Book Review – ‘A Phoenix Rising’ by Vivienne Brereton


Thanks to Vivienne for sending me a copy of this book to read!

Thomas Howard. Head of a sprawling, hot-blooded, sensual brood. Soldier, courtier, politician, a man of great personal charisma. A phoenix rising from the ashes. Will Thomas’s ambitions be realised? Or will the phoenix come crashing down again? Every Howard, male and female, renowned for their good looks and charm, is born to dazzle at court. Luring admirers, even royal ones … like bees to sweet nectar. Equally, each member is expected to restore the family to the very pinnacle of achievement. April 1509. Seventeen-year-old Henry VIII inherits the throne of England. But who sits on the thrones of France and Scotland? Uneasy bedfellows at best. Intrigue and danger stalk the corridors of the royal courts of Europe. Secrets and lies are concealed behind the ancient walls of castles in three lands. [Description from Goodreads]

Series – House of the Red Duke #1

It took me a few chapters to get into this book, but once I did, I really enjoyed it. The descriptions of the characters were really engaging and gave me a very different perspective of people that I had quite set perceptions about, like the Howard family. I was also quite intrigued by Tristan and Nicholas, and their pasts as they were revealed throughout the story. The relationship between the two was interesting as well because they seemed so similar, but really didn’t get on, like people who are too different. It was an intriguing dynamic.

I sometimes struggle with books written from the point of view of several characters, as this one is, but this one worked quite well because it had to be told from the points of view of different characters because it is spread across several countries – England, France and Scotland. The juxtaposition of the three countries was very interesting as they all had people reacting to the same or similar events in different ways depending on where they were and what they believed. It makes for a very intriguing read, though the amount of characters does sometimes throw you.

The addition of Tudor recipes was a nice touch, and demonstrated that the writer had really done her research. From a brief discussion with Vivienne about the book, it seems she has tried the recipes herself at home so it’s not just a theoretical recipe either! There were also nods to primary sources with sections based around these.

For my own personal point of view I really enjoyed the tantalising glimpses of Anne and Mary Boleyn as young girls, and Thomas Boleyn really just starting out on his career, knowing how important the family will become. It was also an interesting perception of Edmund Howard, son of Thomas Howard, Duke of Norfolk, as he would become the father of Katherine Howard, Henry VIII’s ill-fated fifth wife. He doesn’t really get much page or screen time in fictional portrayals of the Tudors so it was nice just to get a small glimpse. I’m sure we’ll see more of him in later books as well.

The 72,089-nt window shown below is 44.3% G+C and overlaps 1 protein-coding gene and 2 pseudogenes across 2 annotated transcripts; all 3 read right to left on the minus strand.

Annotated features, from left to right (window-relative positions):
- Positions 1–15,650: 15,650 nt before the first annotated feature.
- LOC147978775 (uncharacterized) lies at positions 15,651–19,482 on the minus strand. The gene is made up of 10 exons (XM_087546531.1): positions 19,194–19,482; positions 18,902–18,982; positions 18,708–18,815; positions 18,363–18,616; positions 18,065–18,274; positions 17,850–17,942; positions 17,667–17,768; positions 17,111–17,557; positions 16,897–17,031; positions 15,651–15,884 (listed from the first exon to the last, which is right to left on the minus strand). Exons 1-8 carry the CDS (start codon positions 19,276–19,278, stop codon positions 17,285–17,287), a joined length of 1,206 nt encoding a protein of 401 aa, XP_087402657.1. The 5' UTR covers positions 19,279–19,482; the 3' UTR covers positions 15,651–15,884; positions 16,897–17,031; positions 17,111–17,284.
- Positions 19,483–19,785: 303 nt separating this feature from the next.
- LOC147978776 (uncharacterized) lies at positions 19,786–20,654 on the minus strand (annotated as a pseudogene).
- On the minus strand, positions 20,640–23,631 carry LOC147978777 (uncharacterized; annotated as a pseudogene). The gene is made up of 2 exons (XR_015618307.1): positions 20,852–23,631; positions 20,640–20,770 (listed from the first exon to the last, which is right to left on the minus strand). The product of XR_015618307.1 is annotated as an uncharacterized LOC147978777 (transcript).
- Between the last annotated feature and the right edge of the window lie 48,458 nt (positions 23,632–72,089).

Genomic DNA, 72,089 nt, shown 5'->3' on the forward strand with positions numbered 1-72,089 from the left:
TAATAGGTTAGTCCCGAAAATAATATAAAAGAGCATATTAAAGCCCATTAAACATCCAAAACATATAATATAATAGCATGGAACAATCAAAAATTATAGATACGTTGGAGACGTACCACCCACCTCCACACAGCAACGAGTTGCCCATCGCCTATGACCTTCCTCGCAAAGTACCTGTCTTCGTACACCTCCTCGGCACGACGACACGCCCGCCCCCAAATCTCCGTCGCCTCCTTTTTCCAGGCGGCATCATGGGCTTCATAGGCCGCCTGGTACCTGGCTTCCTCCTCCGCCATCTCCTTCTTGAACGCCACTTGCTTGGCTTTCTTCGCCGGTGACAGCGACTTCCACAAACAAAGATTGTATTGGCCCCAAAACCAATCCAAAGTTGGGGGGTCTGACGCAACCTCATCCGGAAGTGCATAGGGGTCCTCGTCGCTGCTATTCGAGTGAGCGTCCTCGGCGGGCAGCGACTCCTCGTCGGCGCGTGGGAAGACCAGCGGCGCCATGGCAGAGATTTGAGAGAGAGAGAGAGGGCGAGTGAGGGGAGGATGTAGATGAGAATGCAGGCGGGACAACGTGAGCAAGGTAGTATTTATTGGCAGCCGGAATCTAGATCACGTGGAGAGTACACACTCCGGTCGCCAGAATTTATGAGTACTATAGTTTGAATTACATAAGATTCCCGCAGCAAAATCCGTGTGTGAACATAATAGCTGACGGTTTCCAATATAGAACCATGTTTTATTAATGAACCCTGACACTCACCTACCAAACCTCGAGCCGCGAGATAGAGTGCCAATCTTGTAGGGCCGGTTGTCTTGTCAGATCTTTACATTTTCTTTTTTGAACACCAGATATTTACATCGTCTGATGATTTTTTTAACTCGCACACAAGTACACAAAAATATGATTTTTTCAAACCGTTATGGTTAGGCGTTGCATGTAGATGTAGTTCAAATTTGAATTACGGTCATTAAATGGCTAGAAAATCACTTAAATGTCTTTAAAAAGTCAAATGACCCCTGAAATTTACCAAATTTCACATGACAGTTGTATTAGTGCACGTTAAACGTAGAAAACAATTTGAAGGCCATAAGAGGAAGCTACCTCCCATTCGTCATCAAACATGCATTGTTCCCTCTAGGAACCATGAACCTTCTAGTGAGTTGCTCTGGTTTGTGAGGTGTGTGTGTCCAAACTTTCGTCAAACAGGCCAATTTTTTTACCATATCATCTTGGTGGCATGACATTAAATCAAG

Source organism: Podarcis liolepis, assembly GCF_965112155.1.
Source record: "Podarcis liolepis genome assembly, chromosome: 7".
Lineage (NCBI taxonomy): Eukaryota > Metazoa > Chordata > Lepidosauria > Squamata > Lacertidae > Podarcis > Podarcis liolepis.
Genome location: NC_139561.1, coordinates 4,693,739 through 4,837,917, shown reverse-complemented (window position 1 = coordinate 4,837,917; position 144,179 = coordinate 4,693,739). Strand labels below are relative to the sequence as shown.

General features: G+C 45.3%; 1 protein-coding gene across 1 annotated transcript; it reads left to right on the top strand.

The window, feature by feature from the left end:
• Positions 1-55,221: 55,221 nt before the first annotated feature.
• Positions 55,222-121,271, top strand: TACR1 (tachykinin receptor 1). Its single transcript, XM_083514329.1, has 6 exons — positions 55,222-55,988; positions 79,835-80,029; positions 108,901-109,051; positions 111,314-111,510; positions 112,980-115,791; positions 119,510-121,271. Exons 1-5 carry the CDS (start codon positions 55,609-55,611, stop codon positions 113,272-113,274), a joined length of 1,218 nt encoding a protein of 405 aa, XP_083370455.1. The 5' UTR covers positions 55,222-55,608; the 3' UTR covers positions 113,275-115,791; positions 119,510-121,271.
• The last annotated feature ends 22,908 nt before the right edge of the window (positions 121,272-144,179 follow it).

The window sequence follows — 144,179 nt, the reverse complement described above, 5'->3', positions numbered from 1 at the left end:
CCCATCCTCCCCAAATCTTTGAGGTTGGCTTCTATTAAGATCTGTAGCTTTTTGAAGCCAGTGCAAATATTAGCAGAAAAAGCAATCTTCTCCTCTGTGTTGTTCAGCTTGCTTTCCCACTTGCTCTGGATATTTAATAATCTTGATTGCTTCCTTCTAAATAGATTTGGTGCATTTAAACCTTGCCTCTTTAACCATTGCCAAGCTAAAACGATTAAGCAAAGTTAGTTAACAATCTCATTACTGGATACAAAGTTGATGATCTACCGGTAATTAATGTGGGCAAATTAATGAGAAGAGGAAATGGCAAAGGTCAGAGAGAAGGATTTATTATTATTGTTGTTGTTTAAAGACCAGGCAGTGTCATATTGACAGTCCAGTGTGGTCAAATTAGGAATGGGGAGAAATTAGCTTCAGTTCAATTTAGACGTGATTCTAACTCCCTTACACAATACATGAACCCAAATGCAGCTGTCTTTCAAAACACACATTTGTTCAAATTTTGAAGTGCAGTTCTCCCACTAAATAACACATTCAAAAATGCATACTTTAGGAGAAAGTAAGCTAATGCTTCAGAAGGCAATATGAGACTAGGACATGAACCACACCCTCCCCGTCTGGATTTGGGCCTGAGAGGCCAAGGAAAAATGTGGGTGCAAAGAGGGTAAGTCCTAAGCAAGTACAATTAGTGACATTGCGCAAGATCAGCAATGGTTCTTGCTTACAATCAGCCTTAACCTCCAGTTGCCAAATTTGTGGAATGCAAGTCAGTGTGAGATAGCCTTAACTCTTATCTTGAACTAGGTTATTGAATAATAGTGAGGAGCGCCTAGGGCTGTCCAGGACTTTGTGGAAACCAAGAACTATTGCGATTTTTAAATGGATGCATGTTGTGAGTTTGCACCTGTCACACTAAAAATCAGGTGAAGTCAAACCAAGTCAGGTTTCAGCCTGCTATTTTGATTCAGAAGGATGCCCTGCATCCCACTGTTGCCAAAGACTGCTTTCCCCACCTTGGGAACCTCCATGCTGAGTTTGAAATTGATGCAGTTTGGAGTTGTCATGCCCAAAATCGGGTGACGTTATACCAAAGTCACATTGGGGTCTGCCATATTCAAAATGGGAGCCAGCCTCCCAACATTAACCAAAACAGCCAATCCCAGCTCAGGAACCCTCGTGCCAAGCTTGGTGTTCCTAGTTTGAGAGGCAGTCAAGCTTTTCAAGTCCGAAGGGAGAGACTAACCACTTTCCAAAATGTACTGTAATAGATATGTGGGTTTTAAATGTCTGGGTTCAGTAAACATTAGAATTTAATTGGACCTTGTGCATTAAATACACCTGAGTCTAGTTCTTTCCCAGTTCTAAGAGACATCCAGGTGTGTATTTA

I’m looking forward to reading the next in the series, so don’t wait too long, Vivienne!

Also published on my sister blog https://bookbloggerish.wordpress.com/

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Mary, Dowager Queen of France and Duchess of Suffolk


Mary was born on 18th March 1496 to Henry VII and his wife, Elizabeth of York. She was the youngest of her surviving siblings: Arthur, Henry and Margaret. She was betrothed in 1507 to the future Charles V, the son of Philip I and Juana, the sister of Katherine of Aragon. However, the treaty fell through and she was instead betrothed to Louis XII of France who was thirty-four years her senior. They married on 9th October 1514, but Louis died on 1st January 1515, less than three months after their marriage. They had no children.

Mary was almost certainly in love with Charles Brandon, Duke of Suffolk, at this time. Brandon was a close friend of Mary’s brother, Henry VIII. Suffolk was sent to bring Mary back from France. There is debate over whether or not Henry knew of his sister’s feelings for his closest friend, but he wanted Mary’s second marriage to be to his advantage. However, they married in secret on 3rd March 1515, which was technically treason (marrying into the royal family without the monarch’s consent). Because of the intervention of Thomas Wolsey, Henry’s first minister, the couple were let off with a fine once Henry had gotten over his outrage. Continue reading “Mary, Dowager Queen of France and Duchess of Suffolk”